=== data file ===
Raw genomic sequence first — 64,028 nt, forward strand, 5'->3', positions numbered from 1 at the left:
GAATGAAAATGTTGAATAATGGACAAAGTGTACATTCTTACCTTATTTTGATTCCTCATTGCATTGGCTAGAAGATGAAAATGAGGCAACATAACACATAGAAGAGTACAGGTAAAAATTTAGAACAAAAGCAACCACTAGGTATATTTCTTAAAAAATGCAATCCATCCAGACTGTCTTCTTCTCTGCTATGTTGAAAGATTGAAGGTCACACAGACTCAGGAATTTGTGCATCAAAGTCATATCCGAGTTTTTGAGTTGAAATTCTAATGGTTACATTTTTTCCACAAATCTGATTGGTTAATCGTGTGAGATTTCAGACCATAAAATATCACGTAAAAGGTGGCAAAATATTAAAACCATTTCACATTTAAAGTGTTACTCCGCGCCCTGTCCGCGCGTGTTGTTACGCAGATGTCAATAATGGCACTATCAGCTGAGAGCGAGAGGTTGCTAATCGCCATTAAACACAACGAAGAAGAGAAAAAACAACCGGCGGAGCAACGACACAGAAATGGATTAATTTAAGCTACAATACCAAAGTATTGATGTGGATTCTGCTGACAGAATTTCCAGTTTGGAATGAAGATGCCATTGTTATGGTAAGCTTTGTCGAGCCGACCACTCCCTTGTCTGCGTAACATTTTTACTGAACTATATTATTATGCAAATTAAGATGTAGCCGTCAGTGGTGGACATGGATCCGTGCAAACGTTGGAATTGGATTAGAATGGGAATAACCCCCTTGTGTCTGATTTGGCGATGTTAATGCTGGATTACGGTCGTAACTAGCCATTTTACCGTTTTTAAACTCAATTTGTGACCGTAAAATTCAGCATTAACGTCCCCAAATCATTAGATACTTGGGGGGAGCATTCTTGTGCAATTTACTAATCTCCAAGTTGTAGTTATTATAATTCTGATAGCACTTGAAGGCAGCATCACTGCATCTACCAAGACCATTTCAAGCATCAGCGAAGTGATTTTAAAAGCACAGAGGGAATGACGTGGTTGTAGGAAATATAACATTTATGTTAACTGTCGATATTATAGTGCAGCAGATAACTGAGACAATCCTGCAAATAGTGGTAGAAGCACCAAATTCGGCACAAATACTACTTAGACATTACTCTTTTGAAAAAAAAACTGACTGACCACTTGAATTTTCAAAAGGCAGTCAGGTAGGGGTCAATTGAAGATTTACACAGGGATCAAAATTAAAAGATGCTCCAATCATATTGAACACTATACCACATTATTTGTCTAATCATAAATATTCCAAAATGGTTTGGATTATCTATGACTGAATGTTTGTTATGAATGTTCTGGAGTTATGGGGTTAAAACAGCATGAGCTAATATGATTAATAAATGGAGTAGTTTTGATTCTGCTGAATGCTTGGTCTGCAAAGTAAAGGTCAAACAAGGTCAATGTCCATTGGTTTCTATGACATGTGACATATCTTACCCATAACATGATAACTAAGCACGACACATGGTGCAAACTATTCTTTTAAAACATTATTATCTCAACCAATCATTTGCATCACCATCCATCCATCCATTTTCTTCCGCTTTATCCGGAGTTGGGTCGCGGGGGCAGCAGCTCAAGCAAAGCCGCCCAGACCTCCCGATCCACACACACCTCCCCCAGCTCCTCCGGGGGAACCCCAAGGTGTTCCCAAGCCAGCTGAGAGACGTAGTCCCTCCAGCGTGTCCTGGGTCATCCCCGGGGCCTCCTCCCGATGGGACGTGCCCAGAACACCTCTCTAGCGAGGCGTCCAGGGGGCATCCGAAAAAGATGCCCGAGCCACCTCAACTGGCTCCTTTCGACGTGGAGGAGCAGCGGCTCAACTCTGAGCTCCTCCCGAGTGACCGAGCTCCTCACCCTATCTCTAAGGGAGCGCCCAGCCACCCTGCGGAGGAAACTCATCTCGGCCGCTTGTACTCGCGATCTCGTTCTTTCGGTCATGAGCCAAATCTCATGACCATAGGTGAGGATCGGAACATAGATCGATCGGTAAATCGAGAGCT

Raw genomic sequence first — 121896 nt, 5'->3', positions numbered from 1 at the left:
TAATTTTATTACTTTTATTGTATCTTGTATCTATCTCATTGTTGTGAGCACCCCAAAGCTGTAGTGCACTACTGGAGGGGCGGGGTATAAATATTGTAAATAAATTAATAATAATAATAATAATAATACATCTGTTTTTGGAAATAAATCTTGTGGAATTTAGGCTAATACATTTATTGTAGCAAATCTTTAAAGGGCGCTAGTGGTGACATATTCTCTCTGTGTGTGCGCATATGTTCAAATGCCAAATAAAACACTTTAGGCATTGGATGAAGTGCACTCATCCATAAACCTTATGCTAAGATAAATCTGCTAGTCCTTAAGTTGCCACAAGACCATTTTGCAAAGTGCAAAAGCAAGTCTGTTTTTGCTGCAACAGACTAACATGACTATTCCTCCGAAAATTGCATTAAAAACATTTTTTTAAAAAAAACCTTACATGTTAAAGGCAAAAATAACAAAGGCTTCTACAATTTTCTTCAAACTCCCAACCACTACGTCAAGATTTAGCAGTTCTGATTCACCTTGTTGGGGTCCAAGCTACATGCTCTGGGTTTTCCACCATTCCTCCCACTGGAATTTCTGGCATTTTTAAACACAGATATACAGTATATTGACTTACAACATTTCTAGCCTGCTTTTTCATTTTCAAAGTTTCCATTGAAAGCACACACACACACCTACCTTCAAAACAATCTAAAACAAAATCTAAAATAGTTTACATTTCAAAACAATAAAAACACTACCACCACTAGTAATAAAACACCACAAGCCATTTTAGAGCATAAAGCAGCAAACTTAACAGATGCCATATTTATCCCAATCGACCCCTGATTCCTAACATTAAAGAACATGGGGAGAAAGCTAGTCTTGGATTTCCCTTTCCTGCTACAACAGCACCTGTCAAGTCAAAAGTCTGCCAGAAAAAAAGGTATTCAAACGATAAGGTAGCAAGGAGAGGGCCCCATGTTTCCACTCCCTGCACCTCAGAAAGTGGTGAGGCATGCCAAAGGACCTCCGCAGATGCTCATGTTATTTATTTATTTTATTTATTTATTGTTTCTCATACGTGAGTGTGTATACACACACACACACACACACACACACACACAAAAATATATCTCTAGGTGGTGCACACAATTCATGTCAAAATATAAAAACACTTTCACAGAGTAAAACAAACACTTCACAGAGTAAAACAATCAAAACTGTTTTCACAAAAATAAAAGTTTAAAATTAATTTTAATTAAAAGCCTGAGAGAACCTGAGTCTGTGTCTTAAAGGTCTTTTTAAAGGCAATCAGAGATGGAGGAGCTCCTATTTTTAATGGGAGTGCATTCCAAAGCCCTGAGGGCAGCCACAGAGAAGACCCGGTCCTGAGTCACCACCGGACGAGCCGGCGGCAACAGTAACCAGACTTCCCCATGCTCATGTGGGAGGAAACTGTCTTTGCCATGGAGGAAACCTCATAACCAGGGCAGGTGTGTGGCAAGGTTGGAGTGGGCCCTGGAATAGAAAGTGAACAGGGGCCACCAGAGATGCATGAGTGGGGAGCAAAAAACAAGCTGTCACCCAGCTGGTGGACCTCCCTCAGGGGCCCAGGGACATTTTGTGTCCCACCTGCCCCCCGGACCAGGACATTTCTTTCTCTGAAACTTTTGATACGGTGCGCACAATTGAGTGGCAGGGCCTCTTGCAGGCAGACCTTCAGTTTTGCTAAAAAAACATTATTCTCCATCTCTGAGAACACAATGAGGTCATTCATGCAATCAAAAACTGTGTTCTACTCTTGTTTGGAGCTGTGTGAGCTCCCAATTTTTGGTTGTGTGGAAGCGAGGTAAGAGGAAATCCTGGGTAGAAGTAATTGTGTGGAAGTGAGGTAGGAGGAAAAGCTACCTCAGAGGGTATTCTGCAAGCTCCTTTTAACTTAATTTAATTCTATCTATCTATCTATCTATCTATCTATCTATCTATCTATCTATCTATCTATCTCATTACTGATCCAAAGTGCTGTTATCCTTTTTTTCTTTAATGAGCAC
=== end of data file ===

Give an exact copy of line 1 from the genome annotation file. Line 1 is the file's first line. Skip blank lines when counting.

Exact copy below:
Raw genomic sequence first — 64,028 nt, forward strand, 5'->3', positions numbered from 1 at the left: